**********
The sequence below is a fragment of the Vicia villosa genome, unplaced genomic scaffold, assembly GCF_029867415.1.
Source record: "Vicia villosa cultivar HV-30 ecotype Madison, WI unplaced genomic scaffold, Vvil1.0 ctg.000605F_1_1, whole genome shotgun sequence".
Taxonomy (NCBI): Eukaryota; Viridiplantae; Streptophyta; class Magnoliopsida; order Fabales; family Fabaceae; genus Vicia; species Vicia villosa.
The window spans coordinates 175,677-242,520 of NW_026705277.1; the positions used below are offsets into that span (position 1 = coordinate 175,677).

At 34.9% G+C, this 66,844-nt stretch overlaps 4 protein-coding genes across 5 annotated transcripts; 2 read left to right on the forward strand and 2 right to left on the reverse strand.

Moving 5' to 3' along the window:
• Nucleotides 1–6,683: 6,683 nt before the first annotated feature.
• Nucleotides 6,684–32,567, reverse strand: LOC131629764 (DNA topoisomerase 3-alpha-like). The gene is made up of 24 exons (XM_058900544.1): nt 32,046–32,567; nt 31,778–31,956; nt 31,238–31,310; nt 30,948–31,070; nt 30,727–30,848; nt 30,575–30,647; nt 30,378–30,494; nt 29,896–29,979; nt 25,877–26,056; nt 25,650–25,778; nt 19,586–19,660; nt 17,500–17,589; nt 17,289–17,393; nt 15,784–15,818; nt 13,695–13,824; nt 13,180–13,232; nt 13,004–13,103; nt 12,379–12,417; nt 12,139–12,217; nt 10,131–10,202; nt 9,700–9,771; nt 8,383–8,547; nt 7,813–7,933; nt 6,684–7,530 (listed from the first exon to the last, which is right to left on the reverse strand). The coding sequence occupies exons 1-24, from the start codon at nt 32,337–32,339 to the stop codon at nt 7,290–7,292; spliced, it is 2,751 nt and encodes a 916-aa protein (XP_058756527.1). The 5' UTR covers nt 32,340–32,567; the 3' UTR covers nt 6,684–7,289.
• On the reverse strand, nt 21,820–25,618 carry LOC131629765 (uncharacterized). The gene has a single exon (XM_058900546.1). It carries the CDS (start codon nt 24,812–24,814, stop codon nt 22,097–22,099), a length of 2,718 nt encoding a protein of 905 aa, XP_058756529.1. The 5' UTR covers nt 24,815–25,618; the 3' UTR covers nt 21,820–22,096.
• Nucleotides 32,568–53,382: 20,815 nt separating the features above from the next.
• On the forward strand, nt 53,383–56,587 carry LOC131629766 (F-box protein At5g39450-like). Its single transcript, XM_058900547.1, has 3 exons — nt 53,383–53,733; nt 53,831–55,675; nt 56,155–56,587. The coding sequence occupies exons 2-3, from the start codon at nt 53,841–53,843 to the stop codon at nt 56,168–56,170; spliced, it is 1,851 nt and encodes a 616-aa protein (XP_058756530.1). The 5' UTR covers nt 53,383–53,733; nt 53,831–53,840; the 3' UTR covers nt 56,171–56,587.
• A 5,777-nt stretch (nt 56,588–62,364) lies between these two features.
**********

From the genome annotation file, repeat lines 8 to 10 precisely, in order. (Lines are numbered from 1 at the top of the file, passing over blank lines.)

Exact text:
• Nucleotides 6,684–32,567, reverse strand: LOC131629764 (DNA topoisomerase 3-alpha-like). The gene is made up of 24 exons (XM_058900544.1): nt 32,046–32,567; nt 31,778–31,956; nt 31,238–31,310; nt 30,948–31,070; nt 30,727–30,848; nt 30,575–30,647; nt 30,378–30,494; nt 29,896–29,979; nt 25,877–26,056; nt 25,650–25,778; nt 19,586–19,660; nt 17,500–17,589; nt 17,289–17,393; nt 15,784–15,818; nt 13,695–13,824; nt 13,180–13,232; nt 13,004–13,103; nt 12,379–12,417; nt 12,139–12,217; nt 10,131–10,202; nt 9,700–9,771; nt 8,383–8,547; nt 7,813–7,933; nt 6,684–7,530 (listed from the first exon to the last, which is right to left on the reverse strand). The coding sequence occupies exons 1-24, from the start codon at nt 32,337–32,339 to the stop codon at nt 7,290–7,292; spliced, it is 2,751 nt and encodes a 916-aa protein (XP_058756527.1). The 5' UTR covers nt 32,340–32,567; the 3' UTR covers nt 6,684–7,289.
• On the reverse strand, nt 21,820–25,618 carry LOC131629765 (uncharacterized). The gene has a single exon (XM_058900546.1). It carries the CDS (start codon nt 24,812–24,814, stop codon nt 22,097–22,099), a length of 2,718 nt encoding a protein of 905 aa, XP_058756529.1. The 5' UTR covers nt 24,815–25,618; the 3' UTR covers nt 21,820–22,096.
• Nucleotides 32,568–53,382: 20,815 nt separating the features above from the next.